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That was how attorney Douglas Trotman described some members of the medical fraternity in Barbados as he blasted them for what he perceived to be dragging their feet to embrace marijuana for medical purposes but were now seeking to gain financially from its use.

For two years, Trotman and his wife Kathy-Anne, who died from breast cancer in April this year, had been battling to acquire an import licence for the use of medical marijuana, after it was prescribed by her Canadian doctor as part of her palliative care.

In a scathing attack during the question and answer segment of a public forum on medical marijuana hosted by the Barbados Association of Medical Practitioners (BAMP) at the Lloyd Erskine Sandiford Centre on Wednesday night, Trotman cried shame on doctors, some who were present.

“What is happening now, everybody is jumping on the band wagon because it’s an opportunity to make some money, maybe start a new direction in your practise but I am not going to sit and watch you fool people, that ain’t happening. Anybody who knows me knows that ain’t going to happen and if I got to sue anybody I gine do it for free. I want you all to remember that,” he said.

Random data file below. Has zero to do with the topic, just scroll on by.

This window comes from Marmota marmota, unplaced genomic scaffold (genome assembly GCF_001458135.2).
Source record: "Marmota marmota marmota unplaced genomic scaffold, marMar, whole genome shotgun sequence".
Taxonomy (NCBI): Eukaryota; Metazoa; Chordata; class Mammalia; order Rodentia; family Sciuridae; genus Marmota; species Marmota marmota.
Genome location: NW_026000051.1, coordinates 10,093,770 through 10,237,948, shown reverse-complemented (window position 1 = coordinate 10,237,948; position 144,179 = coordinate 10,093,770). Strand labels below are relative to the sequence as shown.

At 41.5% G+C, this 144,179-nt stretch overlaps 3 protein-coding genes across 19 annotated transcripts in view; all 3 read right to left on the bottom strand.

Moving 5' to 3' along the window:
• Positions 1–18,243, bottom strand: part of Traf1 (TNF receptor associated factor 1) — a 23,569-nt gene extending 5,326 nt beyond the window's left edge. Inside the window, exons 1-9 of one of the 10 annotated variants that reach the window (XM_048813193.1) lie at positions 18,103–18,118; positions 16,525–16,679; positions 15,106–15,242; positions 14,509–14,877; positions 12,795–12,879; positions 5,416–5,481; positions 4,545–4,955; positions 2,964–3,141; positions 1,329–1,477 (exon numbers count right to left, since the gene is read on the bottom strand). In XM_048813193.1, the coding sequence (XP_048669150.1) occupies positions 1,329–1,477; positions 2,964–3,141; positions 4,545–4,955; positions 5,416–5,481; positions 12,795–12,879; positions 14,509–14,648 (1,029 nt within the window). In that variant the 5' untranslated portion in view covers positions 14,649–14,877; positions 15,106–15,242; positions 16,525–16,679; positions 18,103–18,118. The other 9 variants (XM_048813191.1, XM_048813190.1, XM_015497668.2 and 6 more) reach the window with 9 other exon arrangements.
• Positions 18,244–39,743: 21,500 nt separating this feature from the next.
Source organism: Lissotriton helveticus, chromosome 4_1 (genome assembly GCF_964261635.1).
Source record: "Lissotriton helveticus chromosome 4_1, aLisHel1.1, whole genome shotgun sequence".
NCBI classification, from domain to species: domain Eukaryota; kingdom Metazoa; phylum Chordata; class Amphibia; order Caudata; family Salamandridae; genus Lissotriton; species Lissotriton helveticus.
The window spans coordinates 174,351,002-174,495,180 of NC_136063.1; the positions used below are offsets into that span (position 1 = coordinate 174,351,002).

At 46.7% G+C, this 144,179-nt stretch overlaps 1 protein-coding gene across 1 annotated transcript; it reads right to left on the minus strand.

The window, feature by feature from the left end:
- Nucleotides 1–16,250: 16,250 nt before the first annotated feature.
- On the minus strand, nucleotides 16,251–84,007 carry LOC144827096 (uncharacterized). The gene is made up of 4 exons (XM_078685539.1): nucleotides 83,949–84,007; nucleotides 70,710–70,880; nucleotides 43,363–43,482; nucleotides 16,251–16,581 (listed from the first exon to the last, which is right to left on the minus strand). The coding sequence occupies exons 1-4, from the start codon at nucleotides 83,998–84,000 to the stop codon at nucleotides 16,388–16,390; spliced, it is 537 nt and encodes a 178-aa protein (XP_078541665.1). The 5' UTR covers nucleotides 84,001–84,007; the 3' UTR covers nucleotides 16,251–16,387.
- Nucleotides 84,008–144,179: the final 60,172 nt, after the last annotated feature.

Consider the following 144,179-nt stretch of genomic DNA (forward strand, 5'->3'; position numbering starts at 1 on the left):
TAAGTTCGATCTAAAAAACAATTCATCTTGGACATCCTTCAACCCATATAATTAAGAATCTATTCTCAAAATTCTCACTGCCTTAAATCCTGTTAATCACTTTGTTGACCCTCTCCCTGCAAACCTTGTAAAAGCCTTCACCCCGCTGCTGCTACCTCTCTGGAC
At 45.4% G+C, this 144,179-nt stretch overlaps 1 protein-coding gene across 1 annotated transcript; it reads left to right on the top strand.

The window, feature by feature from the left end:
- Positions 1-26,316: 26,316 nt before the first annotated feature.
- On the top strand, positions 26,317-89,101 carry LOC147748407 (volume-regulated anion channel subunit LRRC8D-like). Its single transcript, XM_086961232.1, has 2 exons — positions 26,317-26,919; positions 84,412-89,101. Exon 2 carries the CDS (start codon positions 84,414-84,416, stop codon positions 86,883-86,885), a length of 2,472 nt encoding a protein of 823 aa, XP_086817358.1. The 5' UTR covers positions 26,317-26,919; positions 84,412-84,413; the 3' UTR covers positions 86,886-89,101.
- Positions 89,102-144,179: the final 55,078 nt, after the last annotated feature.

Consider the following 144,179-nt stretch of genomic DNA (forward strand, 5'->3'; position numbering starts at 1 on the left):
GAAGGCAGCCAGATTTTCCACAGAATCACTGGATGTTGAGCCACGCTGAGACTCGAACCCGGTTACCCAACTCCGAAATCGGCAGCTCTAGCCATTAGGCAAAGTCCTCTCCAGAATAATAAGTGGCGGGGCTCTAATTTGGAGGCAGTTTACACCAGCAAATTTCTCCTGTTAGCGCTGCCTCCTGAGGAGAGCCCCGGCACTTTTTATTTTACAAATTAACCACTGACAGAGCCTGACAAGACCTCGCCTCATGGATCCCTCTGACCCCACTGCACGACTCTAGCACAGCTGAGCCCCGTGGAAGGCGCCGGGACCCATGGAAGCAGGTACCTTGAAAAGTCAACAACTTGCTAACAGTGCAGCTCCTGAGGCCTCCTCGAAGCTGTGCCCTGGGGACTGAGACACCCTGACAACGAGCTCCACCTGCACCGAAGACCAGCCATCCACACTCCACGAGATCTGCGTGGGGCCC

The bereft husband, who indicated his intent to leave the island, was especially angry because, according to him, marijuana was not illegal in Barbados and hadn’t been since 1991.

“Marijuana is legal and I have the evidence to prove,” he maintained to the large audience.

Trotman said he was in possession of an import licence for cannabis, which he said was signed by acting Chief Medical Officer, Dr Anton Best as the representative for the Minister of Health as well as a civil servant working in the Drug Service. However, he suggested it was the cowardice of some in the medical field that didn’t allow for his wife to attain the medicine. (SDB Media)